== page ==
Beware of Discovering the Truth 

Gosh, Latin American studies are so dead. I read stuff published within the last 3 years, and there’s nothing but the same tired old ideas I was taught 20 years ago as an undergrad based on the sources from the 1970s.

Nothing is sadder than a field of knowledge that has discovered THE TRUTH and has nothing else to do but endlessly repeat it. 


15 thoughts on “Beware of Discovering the Truth ”

  1. “Nothing is sadder than a field of knowledge that has discovered THE TRUTH and has nothing else to do but endlessly repeat it”

    This is one of the reasons for (or consequences of) my being incapable of religious belief. All religions are boring to me (the mechanism of belief itself it endlessly fascinating but the actual contents of religions are either boring or downright repulsive.


  2. “Latin American studies are so dead”

    Do you mean Latin American literature studies or Latin AMiercan studies in general (including socio-political, economic, historical etc)?


    1. It’s all the same and all done in the language and the sensibilities of Melissa McEwan.

      One example. The field is obsessed with denouncing a fellow who said something vaguely racist in 1843. These scholars can’t string 2 sentences together without condemning this guy. 1843! In my field, there’s plenty of folks who said something that goes against modern sensibilities in 1843. But we’ve managed to get past it. We don’t need to constantly virtue signal how different we are from this backwards fellow from 1843.

      And it’s all like that. Any discussion of any problems in Latin America has to contain the obsessive refrain of how these problems were caused by the US. Eventually, you start to wonder if these scholars are even interested in Latin America or if it’s just an excuse to condemn the evilness of the US.

      Right now I’m reading a book that talks about the mass rapes in Guatemala during the civil war. There’s not a mention of the Guatemalan culture of machismo but there is a whole discussion of Americans in Vietnam. And it’s all like that.

      Sorry for the rant but this bugs me.


      1. I wonder if this is where intersectionality and the desire to show that you’re not racist cause problems: you can’t criticize Guatemalan machismo because then you’re criticizing people of color.

        Also, the Melissa McEwan types would probably say that if you talk about Guatemalan machismo you’re promoting stereotypes about men of color, or they might say that you have to remember that machismo and rape are a big problem in the US, too (bringing the conversation back to the U.S. again), so you shouldn’t single out Guatemala.

        Regardless of what you might think of controversial feminist Catharine MacKinnon, she made a provocative but interesting comment at a lecture she gave at U of Chicago a couple of years ago. She stated that in her work against sex trafficking, the situation of women internationally made her less sympathetic to cultural differences around the globe.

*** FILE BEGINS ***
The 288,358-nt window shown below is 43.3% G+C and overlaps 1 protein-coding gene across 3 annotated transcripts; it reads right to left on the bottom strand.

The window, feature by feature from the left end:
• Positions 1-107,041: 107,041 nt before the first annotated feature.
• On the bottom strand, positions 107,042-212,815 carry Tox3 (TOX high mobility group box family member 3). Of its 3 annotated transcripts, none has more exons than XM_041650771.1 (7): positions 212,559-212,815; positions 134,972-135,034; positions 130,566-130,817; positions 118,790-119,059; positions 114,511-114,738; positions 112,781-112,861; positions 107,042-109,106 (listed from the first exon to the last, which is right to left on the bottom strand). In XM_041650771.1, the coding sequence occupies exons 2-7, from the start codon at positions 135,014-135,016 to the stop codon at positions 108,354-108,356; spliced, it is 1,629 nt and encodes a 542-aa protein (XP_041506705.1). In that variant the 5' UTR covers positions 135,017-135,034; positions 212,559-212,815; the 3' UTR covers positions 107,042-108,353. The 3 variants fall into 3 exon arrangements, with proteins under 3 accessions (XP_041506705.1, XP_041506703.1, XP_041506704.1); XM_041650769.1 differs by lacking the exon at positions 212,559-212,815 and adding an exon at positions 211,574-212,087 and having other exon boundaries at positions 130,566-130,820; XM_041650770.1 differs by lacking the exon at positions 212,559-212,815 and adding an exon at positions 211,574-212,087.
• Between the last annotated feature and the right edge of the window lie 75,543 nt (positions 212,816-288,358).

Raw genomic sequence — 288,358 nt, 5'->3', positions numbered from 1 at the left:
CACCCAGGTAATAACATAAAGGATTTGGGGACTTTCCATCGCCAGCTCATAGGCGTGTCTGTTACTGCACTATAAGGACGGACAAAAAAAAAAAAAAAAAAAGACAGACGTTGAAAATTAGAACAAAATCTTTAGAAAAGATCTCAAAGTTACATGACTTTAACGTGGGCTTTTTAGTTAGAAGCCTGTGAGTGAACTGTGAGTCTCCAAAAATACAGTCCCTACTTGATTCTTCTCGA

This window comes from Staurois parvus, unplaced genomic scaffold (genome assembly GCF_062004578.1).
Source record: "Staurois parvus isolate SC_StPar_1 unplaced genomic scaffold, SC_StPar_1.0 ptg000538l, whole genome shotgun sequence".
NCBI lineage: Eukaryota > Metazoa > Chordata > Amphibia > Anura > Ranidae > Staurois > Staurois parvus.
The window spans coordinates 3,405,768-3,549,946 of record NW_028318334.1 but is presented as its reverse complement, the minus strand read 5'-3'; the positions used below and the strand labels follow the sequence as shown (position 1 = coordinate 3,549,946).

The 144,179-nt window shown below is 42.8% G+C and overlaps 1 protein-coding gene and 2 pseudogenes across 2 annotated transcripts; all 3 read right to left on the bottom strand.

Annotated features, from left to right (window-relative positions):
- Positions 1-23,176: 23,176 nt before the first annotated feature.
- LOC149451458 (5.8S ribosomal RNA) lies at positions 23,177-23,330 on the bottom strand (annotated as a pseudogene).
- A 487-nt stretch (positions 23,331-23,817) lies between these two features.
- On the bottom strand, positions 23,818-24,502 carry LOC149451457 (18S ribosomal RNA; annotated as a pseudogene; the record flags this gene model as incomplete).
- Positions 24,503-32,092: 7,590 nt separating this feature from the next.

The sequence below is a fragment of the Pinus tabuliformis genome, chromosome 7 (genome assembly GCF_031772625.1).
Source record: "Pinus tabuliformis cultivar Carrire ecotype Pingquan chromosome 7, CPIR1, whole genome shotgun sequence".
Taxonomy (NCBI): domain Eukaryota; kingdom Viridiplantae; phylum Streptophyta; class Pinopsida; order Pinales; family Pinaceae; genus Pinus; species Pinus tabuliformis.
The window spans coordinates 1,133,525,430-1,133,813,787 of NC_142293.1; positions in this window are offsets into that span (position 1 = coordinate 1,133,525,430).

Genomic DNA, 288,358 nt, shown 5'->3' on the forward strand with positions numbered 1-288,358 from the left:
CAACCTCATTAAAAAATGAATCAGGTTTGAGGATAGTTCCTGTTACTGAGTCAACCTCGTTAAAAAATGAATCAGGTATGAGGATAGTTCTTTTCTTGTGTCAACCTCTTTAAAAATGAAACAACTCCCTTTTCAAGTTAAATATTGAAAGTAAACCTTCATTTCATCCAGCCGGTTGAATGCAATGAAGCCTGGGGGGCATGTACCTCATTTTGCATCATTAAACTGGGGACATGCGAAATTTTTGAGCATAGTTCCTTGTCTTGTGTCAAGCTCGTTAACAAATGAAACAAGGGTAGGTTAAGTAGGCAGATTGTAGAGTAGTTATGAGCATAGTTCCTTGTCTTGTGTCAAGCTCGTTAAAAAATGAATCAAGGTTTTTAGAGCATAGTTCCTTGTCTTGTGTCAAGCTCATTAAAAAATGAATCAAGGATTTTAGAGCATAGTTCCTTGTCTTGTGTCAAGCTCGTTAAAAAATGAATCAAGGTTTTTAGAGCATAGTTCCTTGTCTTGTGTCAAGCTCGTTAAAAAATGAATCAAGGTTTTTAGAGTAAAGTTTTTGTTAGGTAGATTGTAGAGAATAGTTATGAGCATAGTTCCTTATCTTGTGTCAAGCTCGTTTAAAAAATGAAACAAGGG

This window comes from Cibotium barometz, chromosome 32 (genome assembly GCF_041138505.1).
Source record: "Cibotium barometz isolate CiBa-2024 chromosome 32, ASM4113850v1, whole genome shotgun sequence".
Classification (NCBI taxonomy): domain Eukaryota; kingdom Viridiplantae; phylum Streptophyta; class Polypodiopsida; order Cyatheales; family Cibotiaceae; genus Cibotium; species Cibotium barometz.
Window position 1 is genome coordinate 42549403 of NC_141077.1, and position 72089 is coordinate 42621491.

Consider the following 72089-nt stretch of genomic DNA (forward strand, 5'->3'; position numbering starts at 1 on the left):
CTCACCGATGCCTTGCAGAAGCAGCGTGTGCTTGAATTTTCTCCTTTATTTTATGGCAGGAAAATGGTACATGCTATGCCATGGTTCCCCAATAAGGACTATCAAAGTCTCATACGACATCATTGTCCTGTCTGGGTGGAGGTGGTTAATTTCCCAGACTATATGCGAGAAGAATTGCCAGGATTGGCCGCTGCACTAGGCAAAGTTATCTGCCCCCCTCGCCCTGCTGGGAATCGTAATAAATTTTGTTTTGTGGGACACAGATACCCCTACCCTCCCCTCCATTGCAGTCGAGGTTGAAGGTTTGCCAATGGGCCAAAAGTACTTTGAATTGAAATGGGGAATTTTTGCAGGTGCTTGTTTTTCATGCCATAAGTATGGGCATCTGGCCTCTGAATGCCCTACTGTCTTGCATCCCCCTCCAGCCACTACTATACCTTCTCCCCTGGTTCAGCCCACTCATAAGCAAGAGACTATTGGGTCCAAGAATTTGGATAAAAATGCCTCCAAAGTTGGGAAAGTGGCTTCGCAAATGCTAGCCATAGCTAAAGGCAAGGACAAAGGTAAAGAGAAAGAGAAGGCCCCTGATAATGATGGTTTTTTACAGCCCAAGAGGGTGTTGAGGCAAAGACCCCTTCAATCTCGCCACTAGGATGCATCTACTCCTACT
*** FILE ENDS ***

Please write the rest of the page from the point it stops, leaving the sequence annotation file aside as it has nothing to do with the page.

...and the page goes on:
1. Yes, that’s absolutely the problem. And the result is that people are so uncomfortable with talking about Latin America that they end up talking only about the US instead.


        1. Sorry, 1845, isn’t it? 🙂

          The first time one hears a discussion of Sarmiento, it sounds cute. But when it becomes so central to a field, that’s scary.


          1. Oh, you mean civilization and barbarism? The thing is that that really caught on in 19C in terms of policy and thinking about policy, and construction of subjectivity, etc. It’s an issue. I’m fascinated with its implications (and with the book, I love the prose in S’ book). But there is all kinds of work on Lat Am lit and in LAS that doesn’t deal with that even remotely.


              1. Well, I need to get control of all bibliography on C. Moro & C. Vallejo, and a lot of stuff on film. I am doing civ/barb in the fall, in a course on ethnicity & modernity. And I am doing some stuff on race. And there’s a bunch of 20th and 21st century Mexican stuff I am dying to read … and some work on neoliberalism in Mexican literature & cinema that might be up your alley. This is to start


              2. You’ll hate this perhaps, but it appears Eltit critiques Luz Arce’s narrative as a neoliberal product.


              3. As I said, I have no beef with Eltit because it’s her cultural trauma and she can process it any way she wants. But there’s a difference between looking for closure and looking for a payout.


  3. Ah yes: Eguren and Alfonso Reyes, there are all sorts of authors I want to get a grasp on their work & the secondary literature. I’ve got gaps, gaps…


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